Any links on this page that lead to products on Amazon are affiliate links and I earn a commission if you make a purchase. Thanks in advance – I really appreciate it!
One of our older mares has heaves, and it seems her breathing is getting worse as she ages. We want to ensure the food she’s eating isn’t contributing to her condition, so I did some research on feeding horses with heaves.
Heaves are a chronic respiratory condition caused by an allergic reaction to inhaled particles. Proper feeding of horses with respiratory diseases is critical because most hay contains mold and dust, to reduce these particles, the hay should be steamed, soaked, or fed as pellets or cubes.
Respiratory diseases in a horse can be costly for the owner. Horses that suffer from heaves, often have underlying conditions such as allergies, infections, or parasites.
What is Heaves?
Heaves is a common horse disease similar to asthma in humans, which is caused due to an allergic response to airborne irritants like dust and molds. Therefore, when feeding horses suffering from heaves, you must considerably reduce their exposure to air irritants.
The best way to take care of horses with heaves is to keep them outside as much as possible. Fewer irritants outside will lead to fewer problems for the respiratory system. Moreover, there are high chances that the dust from hay will blow into the horse’s respiratory system.
This is why what you feed, particularly the selection of hay is essential. Round bales, while staying outside, can be counterproductive to heaves, as a horse often stick their entire head inside the round bale when eating.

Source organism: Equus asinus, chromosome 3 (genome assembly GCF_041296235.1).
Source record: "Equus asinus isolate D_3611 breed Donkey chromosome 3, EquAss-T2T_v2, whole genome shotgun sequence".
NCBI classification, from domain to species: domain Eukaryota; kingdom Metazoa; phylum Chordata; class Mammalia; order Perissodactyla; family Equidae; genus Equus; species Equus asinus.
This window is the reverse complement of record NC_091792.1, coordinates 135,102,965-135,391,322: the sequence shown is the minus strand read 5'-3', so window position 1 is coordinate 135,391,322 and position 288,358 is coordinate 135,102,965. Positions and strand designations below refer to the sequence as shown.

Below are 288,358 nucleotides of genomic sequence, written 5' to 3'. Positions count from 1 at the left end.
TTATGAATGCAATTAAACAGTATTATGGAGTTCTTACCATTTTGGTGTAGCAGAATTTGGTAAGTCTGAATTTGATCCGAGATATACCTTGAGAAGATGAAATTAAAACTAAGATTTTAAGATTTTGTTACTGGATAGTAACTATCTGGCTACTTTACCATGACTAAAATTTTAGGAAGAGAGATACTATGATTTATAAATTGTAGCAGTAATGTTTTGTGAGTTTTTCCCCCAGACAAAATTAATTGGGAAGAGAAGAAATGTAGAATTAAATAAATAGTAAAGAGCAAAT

Also, round bales are often comprised of inferior grass, which contains more dust. Smaller square bales are preferable.
Heaves are also called RAO (recurrent airway obstruction) and were initially known as COPD (chronic obstructive pulmonary disease). It is a result of an allergic reaction to inhaled particles.
Allergens such as molds, found in hay and straw, are one of the primary causes of heaves. Once such allergens are inhaled, the resulting allergic reaction obstructs the small airways in lung tissue.
Three factors that cause difficulty in breathing –
- Smooth muscle around the lung airways, tightens, and narrows the passageways. It is called Bronchoconstriction.
- Inflammation, which is the accumulation of neutrophils and other pro-inflammatory substances. Inflammation can result in prolonged tissue swelling that obstructs the functioning of the small airways.
- Neutrophils inflammation creates thicker, stickier mucus in the airways.
With obstructed airways, a horse with heaves has to work harder than a healthy horse to inhale and exhale air from the lungs. Thus, the horse will resort to using its abdominal muscles for exhalation.
Horses that consistently use their abdominal muscles to exhale often results in the expansion of abdominal muscles and the formation of a heaving line. As the disease progresses, the horse faces difficulty exhaling, causing over-inflation of the lungs, which is called emphysema.
If the horse with heaves is left untreated, the lung tissue will undergo non-reversible damage, resulting in the permanent loss of lung function.
However, heaves are relatively easy to deal with and not a fatal disease. Following simple feeding and management protocols with proper treatment from your veterinarian can help a horse with heaves recover.